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pakowitz 02-20-2003 11:43 PM

New stadium? Before long it's outdated

Bob Tompkins / Staff Reporter/Columnist
Posted on February 20, 2003

OK, so the New Orleans Saints expect to have a nice new indoor practice facility built before the fall.

Fine. No problem. That will be good and help solve the almost annual summer problem when rain plays havoc with the team's preseason training camp.

But, near the end of any such discussion comes the inevitable trailer about the team's hoping it will eventually get a new stadium.

It's like hearing a fingernail running on a chalkboard.

A new stadium would be a great idea if the Saints were currently playing in a place like Veterans Stadium, a decrepit, smelly, rat-infested stadium that the NFL Eagles have abandoned in Philadelphia and that will be demolished after hosting baseball's Phillies this season.

But the Saints play in the Louisiana Superdome, which has hosted more Super Bowls than any other stadium, including the 2002 thriller won by the New England Patriots.

Saints owner Tom Benson is pushing for a new stadium with a retractable roof, with cost estimates running up to $450 million. Gov. Mike Foster signed a deal last July giving the Saints $186.5 million over 10 years after Benson complained that the 27-year-old Superdome is outdated and limits the club's profitability.

The stadium is 27 years old, not 72 years old.

It's enough to make me spit when I hear Benson or someone from the Saints trash the Superdome, which is an architectural wonder. It is the cornerstone project that helped renovate a once-seedy area dotted mostly with old warehouses.

It is a place that could be given a complete makeover for about $300 million, according to an architecture firm's report to the subcommittee of the NFL Stadium Advisory Commission.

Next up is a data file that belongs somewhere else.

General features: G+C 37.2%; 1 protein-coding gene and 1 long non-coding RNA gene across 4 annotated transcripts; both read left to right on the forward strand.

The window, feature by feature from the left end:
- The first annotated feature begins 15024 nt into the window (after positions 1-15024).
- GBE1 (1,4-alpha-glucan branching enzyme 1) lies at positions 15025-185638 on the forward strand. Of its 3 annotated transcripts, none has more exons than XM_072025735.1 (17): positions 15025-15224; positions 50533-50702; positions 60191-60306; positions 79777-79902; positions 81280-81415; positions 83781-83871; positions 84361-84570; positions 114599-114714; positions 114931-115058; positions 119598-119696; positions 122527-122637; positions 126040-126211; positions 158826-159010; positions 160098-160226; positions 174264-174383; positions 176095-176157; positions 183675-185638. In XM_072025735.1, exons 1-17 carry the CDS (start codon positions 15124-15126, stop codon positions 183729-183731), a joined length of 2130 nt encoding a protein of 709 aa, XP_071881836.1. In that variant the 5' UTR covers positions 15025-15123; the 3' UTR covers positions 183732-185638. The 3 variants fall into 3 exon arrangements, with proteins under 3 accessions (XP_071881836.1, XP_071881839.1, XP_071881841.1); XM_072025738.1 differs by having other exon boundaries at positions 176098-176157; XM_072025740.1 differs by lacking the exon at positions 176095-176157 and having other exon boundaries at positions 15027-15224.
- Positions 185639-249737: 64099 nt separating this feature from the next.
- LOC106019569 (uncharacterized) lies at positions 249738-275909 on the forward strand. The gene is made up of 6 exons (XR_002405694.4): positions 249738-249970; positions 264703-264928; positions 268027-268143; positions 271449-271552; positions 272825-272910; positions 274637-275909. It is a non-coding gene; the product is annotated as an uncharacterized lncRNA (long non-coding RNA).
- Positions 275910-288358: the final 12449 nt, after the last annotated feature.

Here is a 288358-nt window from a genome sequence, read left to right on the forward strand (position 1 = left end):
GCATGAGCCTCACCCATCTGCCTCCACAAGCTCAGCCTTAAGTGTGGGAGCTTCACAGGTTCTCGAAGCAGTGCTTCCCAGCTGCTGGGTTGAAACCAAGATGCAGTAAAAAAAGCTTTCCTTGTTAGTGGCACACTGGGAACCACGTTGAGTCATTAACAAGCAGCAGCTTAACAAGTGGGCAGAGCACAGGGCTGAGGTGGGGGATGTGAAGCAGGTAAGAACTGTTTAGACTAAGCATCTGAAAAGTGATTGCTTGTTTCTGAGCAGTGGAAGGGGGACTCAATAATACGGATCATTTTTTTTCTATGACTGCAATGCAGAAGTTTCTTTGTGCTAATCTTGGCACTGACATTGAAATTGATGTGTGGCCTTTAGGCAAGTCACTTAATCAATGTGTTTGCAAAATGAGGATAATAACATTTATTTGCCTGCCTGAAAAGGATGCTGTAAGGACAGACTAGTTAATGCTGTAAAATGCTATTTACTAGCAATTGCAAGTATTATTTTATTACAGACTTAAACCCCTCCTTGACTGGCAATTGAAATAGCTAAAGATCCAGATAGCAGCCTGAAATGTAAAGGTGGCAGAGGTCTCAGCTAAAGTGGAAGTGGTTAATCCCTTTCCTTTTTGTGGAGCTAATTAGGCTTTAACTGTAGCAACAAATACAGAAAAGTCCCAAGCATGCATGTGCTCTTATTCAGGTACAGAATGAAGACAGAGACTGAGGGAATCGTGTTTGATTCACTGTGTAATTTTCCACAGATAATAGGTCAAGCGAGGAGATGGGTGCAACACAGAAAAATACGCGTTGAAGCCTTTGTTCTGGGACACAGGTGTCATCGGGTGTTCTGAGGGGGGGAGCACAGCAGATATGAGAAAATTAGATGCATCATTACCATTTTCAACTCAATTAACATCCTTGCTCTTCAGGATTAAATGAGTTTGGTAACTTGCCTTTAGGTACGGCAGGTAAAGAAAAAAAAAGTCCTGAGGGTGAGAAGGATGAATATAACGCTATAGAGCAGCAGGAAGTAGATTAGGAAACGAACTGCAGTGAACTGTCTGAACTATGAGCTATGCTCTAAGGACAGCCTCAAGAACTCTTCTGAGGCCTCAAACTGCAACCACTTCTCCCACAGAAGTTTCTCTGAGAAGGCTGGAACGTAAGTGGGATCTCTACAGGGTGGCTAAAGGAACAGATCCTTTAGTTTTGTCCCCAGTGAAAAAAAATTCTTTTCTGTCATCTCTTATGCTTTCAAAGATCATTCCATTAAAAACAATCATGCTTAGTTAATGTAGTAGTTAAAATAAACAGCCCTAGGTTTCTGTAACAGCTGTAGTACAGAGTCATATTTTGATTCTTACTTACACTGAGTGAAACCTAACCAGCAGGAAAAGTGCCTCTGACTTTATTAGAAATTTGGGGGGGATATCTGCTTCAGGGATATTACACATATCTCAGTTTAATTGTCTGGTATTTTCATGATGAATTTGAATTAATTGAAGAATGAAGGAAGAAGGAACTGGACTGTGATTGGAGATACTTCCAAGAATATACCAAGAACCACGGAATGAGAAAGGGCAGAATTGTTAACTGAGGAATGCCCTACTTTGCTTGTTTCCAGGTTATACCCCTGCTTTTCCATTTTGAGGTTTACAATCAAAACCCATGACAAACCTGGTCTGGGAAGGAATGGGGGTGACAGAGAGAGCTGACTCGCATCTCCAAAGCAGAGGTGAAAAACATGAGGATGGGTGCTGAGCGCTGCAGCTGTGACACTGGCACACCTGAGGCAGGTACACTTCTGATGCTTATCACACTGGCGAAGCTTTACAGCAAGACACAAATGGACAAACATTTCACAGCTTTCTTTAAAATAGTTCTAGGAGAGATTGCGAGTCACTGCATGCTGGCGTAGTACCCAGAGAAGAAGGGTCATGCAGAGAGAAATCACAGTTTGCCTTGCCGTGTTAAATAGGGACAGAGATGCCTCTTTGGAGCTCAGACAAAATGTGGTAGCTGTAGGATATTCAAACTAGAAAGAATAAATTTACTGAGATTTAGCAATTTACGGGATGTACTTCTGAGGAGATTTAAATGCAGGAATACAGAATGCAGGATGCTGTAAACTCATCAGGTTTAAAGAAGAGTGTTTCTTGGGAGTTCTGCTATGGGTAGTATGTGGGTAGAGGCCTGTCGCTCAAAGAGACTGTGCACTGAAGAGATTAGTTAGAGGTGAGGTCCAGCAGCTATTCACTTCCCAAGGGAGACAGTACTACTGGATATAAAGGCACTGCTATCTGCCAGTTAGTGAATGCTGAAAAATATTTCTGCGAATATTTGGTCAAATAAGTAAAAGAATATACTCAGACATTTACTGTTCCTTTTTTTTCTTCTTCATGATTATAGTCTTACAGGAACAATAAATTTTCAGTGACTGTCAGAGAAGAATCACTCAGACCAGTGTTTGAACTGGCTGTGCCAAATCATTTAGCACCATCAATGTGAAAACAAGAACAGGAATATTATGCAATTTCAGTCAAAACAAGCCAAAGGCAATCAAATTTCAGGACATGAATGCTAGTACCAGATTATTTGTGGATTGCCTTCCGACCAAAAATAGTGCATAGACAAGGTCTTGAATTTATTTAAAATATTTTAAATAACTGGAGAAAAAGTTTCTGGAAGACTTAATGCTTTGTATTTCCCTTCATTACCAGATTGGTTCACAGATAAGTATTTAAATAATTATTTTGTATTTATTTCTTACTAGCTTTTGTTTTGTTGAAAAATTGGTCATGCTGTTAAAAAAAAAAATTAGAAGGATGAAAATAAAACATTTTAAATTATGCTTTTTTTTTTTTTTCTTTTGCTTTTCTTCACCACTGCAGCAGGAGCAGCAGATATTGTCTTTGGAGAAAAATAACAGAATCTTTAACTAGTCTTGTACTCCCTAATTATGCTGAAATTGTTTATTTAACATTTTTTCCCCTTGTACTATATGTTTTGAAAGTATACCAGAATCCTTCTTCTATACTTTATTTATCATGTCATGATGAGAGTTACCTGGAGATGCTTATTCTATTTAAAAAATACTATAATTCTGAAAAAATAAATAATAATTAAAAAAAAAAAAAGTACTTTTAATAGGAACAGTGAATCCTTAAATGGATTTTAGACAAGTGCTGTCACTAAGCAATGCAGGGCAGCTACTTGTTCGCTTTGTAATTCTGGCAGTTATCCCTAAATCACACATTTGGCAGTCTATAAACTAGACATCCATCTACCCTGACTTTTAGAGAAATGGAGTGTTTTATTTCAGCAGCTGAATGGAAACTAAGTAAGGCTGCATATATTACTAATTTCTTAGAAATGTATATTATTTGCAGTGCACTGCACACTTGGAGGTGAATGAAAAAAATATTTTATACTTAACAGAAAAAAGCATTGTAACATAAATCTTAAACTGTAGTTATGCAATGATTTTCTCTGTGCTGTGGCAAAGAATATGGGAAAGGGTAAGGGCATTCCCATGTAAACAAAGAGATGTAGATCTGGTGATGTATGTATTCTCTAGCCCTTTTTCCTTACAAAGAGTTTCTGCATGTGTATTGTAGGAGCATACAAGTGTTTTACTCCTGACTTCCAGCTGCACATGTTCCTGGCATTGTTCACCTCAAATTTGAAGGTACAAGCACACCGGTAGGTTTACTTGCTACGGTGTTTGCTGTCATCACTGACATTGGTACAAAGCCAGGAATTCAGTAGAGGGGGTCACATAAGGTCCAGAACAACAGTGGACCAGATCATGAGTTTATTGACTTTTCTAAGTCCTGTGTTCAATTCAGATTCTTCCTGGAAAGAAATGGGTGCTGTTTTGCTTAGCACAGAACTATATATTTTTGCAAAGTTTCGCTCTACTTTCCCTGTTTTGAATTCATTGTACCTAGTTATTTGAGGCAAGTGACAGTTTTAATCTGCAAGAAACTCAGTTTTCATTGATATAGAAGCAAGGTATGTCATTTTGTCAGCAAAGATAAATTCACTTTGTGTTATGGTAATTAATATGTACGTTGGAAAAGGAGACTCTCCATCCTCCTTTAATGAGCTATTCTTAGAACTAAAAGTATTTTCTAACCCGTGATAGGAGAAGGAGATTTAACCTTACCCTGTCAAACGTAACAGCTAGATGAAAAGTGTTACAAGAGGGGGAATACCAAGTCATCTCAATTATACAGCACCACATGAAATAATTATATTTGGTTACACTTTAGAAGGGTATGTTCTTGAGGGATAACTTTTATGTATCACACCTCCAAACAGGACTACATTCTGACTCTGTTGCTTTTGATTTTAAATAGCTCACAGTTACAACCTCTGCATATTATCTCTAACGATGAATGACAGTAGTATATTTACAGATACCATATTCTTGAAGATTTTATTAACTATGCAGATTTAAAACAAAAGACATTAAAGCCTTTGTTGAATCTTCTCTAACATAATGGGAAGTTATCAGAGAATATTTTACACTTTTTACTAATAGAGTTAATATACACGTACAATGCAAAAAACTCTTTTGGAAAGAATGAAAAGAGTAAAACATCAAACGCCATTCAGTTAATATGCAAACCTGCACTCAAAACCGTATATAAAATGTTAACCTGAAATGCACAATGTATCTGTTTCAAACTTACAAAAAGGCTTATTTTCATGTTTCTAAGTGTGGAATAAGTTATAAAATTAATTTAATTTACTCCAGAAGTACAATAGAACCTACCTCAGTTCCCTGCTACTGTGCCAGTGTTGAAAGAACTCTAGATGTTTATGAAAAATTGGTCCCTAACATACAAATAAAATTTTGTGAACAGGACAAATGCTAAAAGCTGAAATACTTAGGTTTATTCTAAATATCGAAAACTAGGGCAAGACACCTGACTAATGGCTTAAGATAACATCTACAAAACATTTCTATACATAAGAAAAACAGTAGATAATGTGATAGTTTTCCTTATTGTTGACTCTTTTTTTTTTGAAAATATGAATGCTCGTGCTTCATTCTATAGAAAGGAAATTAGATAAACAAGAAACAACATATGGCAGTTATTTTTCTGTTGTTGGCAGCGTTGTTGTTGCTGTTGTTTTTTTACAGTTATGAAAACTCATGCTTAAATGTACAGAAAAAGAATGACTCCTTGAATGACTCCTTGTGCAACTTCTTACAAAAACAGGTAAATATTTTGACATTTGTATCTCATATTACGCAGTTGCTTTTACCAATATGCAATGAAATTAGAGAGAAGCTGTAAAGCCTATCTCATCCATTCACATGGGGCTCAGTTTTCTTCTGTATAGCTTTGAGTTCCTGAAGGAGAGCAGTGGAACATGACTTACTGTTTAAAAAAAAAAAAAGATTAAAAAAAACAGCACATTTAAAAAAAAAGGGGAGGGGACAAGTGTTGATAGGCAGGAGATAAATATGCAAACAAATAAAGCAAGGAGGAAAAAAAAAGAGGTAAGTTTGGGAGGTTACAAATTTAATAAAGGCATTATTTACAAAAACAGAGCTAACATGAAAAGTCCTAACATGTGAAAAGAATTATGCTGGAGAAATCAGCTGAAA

Another architect says a new stadium with a retractable roof would cost between $350 and $375 million.

That the money would come from the New Orleans hotel-motel tax, and would not have to be financed by state taxpayers, makes the idea palatable to more people, obviously. Even New Orleans mayor Ray Nagin has softened his once hard stance against construction of a second downtown football stadium for the Saints.

Nagin hasn't committed to supporting a new stadium, but after a meeting with Benson he became more willing to listen, a spokeswoman for the mayor said last fall.

"I know Tampa Bay attributes a big part of their success to having a new stadium," Saints coach Jim Haslett said of last month's Super Bowl championship team. "The fans can get excited about things like that. I know the players are."

Some time ago, the state gave the Saints all Superdome revenue from Saints games and even surrendered the five percent rental fee it once charged.

That's not enough for the Saints. The Saints may, by contract, be locked into playing in the Dome through the 2005 season, but they can leave sooner, paying a penalty fee that could be loose change compared with what a potential buyer in another city might be willing to fork over for the franchise, which is probably worth over $600 million.

A "blue ribbon" committee has until June 2004 to make a recommendation on whether to renovate the Superdome, build a new stadium or do nothing.

If the Saints don't like the recommendation, they can leave.

The Superdome can survive without the Saints. And the Saints think they can thrive in a newer stadium. But at this rate, they'll want a new stadium in another 25 years, if not before.

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